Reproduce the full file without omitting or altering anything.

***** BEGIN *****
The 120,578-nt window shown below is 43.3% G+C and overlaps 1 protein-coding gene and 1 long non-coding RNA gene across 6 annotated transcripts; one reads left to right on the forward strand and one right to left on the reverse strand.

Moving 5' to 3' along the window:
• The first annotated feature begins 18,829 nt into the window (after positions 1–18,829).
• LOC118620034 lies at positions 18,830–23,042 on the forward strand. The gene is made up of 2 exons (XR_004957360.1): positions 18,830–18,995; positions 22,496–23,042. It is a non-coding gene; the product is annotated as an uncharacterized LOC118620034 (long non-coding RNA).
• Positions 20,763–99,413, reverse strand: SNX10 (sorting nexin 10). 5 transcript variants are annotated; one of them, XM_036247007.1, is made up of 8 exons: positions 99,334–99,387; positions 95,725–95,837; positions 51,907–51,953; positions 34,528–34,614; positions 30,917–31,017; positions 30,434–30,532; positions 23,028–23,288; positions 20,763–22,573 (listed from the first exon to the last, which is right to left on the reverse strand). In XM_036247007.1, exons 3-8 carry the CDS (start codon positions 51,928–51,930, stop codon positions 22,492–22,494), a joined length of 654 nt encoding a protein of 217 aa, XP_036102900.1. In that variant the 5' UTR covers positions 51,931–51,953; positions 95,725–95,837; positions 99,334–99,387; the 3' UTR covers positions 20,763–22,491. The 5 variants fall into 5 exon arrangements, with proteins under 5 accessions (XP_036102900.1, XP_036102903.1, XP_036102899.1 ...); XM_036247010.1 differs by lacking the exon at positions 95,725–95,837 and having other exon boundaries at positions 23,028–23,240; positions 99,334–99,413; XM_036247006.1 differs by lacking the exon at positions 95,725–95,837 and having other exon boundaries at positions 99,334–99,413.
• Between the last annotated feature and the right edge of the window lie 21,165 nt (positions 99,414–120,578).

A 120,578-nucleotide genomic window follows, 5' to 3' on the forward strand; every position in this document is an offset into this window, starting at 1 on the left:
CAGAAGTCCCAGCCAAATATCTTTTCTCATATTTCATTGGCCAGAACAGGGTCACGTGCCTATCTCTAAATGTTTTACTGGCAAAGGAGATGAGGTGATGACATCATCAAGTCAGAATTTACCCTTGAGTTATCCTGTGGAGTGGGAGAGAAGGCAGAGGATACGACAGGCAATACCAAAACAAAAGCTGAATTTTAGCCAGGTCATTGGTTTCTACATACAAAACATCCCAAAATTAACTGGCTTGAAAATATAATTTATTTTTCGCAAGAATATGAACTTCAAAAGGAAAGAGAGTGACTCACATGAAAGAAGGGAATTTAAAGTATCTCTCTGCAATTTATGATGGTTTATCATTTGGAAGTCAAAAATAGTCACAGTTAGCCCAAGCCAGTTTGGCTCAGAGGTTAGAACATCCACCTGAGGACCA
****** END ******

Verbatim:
The 120,578-nt window shown below is 43.3% G+C and overlaps 1 protein-coding gene and 1 long non-coding RNA gene across 6 annotated transcripts; one reads left to right on the forward strand and one right to left on the reverse strand.

Moving 5' to 3' along the window:
• The first annotated feature begins 18,829 nt into the window (after positions 1–18,829).
• LOC118620034 lies at positions 18,830–23,042 on the forward strand. The gene is made up of 2 exons (XR_004957360.1): positions 18,830–18,995; positions 22,496–23,042. It is a non-coding gene; the product is annotated as an uncharacterized LOC118620034 (long non-coding RNA).
• Positions 20,763–99,413, reverse strand: SNX10 (sorting nexin 10). 5 transcript variants are annotated; one of them, XM_036247007.1, is made up of 8 exons: positions 99,334–99,387; positions 95,725–95,837; positions 51,907–51,953; positions 34,528–34,614; positions 30,917–31,017; positions 30,434–30,532; positions 23,028–23,288; positions 20,763–22,573 (listed from the first exon to the last, which is right to left on the reverse strand). In XM_036247007.1, exons 3-8 carry the CDS (start codon positions 51,928–51,930, stop codon positions 22,492–22,494), a joined length of 654 nt encoding a protein of 217 aa, XP_036102900.1. In that variant the 5' UTR covers positions 51,931–51,953; positions 95,725–95,837; positions 99,334–99,387; the 3' UTR covers positions 20,763–22,491. The 5 variants fall into 5 exon arrangements, with proteins under 5 accessions (XP_036102900.1, XP_036102903.1, XP_036102899.1 ...); XM_036247010.1 differs by lacking the exon at positions 95,725–95,837 and having other exon boundaries at positions 23,028–23,240; positions 99,334–99,413; XM_036247006.1 differs by lacking the exon at positions 95,725–95,837 and having other exon boundaries at positions 99,334–99,413.
• Between the last annotated feature and the right edge of the window lie 21,165 nt (positions 99,414–120,578).

A 120,578-nucleotide genomic window follows, 5' to 3' on the forward strand; every position in this document is an offset into this window, starting at 1 on the left:
CAGAAGTCCCAGCCAAATATCTTTTCTCATATTTCATTGGCCAGAACAGGGTCACGTGCCTATCTCTAAATGTTTTACTGGCAAAGGAGATGAGGTGATGACATCATCAAGTCAGAATTTACCCTTGAGTTATCCTGTGGAGTGGGAGAGAAGGCAGAGGATACGACAGGCAATACCAAAACAAAAGCTGAATTTTAGCCAGGTCATTGGTTTCTACATACAAAACATCCCAAAATTAACTGGCTTGAAAATATAATTTATTTTTCGCAAGAATATGAACTTCAAAAGGAAAGAGAGTGACTCACATGAAAGAAGGGAATTTAAAGTATCTCTCTGCAATTTATGATGGTTTATCATTTGGAAGTCAAAAATAGTCACAGTTAGCCCAAGCCAGTTTGGCTCAGAGGTTAGAACATCCACCTGAGGACCA